up behind it. The magazine is also dug nearly to its full depth. This work, as well as that at Mount Sterling, has been carried on to great disadvantage on account of the rain, which has made it too wet to work for a THIRD of the time.
At Mount Sterling 551 days' work have been done in completing the parapet, laying the platforms, sodding the embrasures, trimming trees, and building the brush fraise. Owing to the movement of troops there has been no force furnished to work on the fort since the 17th of September, but we expect to get more soon.
Mr. T. C. Ruggles, assistant U. S. engineer, in charge at Louisa, reports:
During the past month work has been commenced (September 23) on the fort, and the excavation is down to the terre-plain for a distance of eight feet from the foot of the interior crest all around the fort. All the timber has been ordered for the fort and magazine, and will be ready by the 10th instant; about 6,500 feet, B. M., has been delivered. A detail of forty-seven soldiers, One hundred and ninth Colored Regiment, are now engaged, and forty more-are promised by Colonel Mims on the 10th instant.
STOCKADE DEFENSES OF THE CENTRAL RAILROAD.
The work on these has dragged for want of the necessary fatigue details from the troops, though every effort has been made to get them. Mr. A. B. Miller, assistant U. S. engineer in charge, reports:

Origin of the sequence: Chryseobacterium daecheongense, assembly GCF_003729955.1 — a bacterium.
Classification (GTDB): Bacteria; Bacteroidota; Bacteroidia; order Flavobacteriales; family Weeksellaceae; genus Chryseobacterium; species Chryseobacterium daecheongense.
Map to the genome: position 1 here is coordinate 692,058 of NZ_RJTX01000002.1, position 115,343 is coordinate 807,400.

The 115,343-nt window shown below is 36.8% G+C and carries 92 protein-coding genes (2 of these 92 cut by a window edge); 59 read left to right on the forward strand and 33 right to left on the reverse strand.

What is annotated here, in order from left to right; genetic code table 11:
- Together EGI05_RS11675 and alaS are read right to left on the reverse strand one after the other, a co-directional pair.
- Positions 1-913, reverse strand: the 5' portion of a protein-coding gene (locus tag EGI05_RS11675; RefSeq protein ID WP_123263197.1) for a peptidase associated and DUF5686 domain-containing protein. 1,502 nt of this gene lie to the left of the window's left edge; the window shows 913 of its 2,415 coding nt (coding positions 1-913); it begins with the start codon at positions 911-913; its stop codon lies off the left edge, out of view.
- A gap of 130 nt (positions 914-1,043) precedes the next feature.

In my report for the past month I beg leave to state that we have done all that we could under the circumstances and with the help furnished, being only about six men part of the time of Keller's Bridge, and occasionally four or five at Kimbrough's, while at Townsend's we generally got about ten or twelve men daily, who worked well until the captain went away (27th ultimo), leaving a lieutenant in charge who could not keep them steadily on the work, and in fact none of the men at any of the bridges could be induced to work as they should. I reported these facts to the major commanding at Cynthiana, and when he failed to make his officers do their duty I reported him to the commanding officer at Lexington. Afterward I learned that these State troops would soon be relieved by more competent men. I am pleased to be able to state that they have this day been relieved by a part of the FIFTY-THIRD Kentucky Volunteers, and from what I have seen of them I think these men will work. The officers talk right, and promise us all the help we want. At Townsend's Bridge we have one house nearly completed and about half of the timber hauled for the other house and part of the excavation done. At Kimbrough's Bridge we have all the timber for one house hauled, hewed, and about three-fourths of it framed ready to raise, and a portion of the timber hauled for the other house. At Keller's Bridge we have all the timber hauled, hewed, and framed for one house and one side of it raised, and most of the timber ready for the other house. We have been put back by rainy weather at all the houses more or less during the last two or three weeks, it having rained there most of the time. I am altogether encouraged at the prospect of pushing on the work with the men we now have, and hope for a speedy completion of the houses.
SURVEYS, PLANS OF FORTS, PROFILES, &C.
All these, except survey of Louisa and vicinity, are in a state of forwardness and will be submitted as soon as completed; those of the defenses of Camp Nelson in a few days and the others as soon as finished. The map of the defenses of the Kentucky Central Railroad was submitted September 18, 1863.
My annual report I hope to forward with the map, plans, &c., of Camp Nelson. The truth is my duties are so extensive and bear relation to such distant points as to make it impossible to submit my reports at the dates required by the regulations, and this, I trust, will be received as a sufficient apology for the seeming delay.